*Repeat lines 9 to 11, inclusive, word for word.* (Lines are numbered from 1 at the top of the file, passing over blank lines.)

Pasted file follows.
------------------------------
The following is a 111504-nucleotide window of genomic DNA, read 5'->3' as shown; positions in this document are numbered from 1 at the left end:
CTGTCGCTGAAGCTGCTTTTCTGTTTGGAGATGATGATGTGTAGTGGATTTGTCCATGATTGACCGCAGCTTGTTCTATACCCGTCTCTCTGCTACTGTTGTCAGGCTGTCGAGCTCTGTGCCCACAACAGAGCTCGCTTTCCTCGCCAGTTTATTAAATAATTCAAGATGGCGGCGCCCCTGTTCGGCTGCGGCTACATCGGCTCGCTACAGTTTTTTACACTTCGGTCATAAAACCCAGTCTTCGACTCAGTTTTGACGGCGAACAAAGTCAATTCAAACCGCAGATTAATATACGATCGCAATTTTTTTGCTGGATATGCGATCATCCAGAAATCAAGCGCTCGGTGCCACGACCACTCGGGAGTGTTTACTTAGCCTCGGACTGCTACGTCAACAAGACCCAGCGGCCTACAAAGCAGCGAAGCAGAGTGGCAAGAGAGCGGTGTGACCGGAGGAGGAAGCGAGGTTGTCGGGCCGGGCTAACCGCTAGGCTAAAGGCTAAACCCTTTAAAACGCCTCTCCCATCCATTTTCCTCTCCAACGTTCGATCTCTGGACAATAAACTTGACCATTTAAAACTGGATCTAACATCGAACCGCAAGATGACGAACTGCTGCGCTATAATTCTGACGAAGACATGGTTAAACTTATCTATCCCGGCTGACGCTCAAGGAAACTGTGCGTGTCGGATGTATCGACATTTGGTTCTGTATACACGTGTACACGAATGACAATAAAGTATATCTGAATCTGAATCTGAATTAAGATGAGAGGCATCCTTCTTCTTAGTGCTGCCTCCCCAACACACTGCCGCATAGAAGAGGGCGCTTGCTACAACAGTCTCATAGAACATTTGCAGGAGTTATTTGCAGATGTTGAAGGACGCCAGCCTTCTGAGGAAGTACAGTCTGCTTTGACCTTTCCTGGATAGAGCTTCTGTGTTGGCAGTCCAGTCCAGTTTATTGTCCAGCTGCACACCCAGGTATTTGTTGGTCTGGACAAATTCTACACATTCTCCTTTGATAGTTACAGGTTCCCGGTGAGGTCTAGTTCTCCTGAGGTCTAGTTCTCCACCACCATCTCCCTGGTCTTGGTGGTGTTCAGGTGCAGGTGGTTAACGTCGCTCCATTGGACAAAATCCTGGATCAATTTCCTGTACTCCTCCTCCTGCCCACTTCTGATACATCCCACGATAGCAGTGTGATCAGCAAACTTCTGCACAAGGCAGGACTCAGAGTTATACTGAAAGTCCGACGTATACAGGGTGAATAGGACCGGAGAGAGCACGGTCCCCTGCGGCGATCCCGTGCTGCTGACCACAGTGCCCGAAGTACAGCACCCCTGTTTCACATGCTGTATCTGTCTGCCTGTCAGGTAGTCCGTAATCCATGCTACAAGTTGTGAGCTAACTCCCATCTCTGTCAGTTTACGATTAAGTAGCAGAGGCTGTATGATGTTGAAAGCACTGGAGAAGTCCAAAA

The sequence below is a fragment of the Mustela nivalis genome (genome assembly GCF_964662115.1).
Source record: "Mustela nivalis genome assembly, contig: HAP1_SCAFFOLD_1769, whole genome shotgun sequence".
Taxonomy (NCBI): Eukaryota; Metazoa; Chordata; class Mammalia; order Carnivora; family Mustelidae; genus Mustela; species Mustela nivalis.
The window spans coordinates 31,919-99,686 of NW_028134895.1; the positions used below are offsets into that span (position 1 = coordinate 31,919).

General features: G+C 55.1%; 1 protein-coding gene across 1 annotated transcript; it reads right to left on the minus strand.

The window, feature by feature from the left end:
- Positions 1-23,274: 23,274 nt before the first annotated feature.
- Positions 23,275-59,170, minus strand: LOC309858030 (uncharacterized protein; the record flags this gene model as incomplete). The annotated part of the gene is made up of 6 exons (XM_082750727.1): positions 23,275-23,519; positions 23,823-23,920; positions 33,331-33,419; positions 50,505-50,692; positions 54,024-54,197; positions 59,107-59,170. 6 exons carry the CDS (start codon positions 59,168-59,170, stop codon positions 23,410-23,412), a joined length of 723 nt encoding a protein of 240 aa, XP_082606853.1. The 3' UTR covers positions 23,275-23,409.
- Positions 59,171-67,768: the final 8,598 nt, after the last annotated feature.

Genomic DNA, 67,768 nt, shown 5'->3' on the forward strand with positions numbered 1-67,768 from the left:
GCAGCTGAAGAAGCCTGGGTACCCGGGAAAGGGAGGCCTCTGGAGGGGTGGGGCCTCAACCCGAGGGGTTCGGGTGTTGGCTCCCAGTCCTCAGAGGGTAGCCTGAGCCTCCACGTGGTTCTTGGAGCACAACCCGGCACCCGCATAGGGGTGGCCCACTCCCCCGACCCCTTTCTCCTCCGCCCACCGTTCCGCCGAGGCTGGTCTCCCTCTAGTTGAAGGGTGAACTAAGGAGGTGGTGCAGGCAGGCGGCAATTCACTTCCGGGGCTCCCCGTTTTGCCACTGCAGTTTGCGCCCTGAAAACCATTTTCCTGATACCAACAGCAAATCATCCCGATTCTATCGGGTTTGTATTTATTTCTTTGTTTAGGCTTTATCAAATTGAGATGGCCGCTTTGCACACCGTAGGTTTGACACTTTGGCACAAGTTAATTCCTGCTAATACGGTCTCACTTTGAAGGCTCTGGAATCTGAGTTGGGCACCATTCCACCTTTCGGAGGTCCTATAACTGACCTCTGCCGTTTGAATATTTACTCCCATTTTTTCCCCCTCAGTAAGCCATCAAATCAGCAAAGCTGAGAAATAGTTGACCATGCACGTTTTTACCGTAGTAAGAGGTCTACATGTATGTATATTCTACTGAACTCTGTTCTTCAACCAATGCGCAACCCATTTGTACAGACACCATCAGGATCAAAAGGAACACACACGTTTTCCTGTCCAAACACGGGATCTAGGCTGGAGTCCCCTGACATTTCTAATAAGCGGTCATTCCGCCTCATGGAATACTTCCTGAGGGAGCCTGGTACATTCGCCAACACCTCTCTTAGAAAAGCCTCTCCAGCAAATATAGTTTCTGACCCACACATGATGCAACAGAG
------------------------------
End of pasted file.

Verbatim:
- Positions 1-23,274: 23,274 nt before the first annotated feature.
- Positions 23,275-59,170, minus strand: LOC309858030 (uncharacterized protein; the record flags this gene model as incomplete). The annotated part of the gene is made up of 6 exons (XM_082750727.1): positions 23,275-23,519; positions 23,823-23,920; positions 33,331-33,419; positions 50,505-50,692; positions 54,024-54,197; positions 59,107-59,170. 6 exons carry the CDS (start codon positions 59,168-59,170, stop codon positions 23,410-23,412), a joined length of 723 nt encoding a protein of 240 aa, XP_082606853.1. The 3' UTR covers positions 23,275-23,409.
- Positions 59,171-67,768: the final 8,598 nt, after the last annotated feature.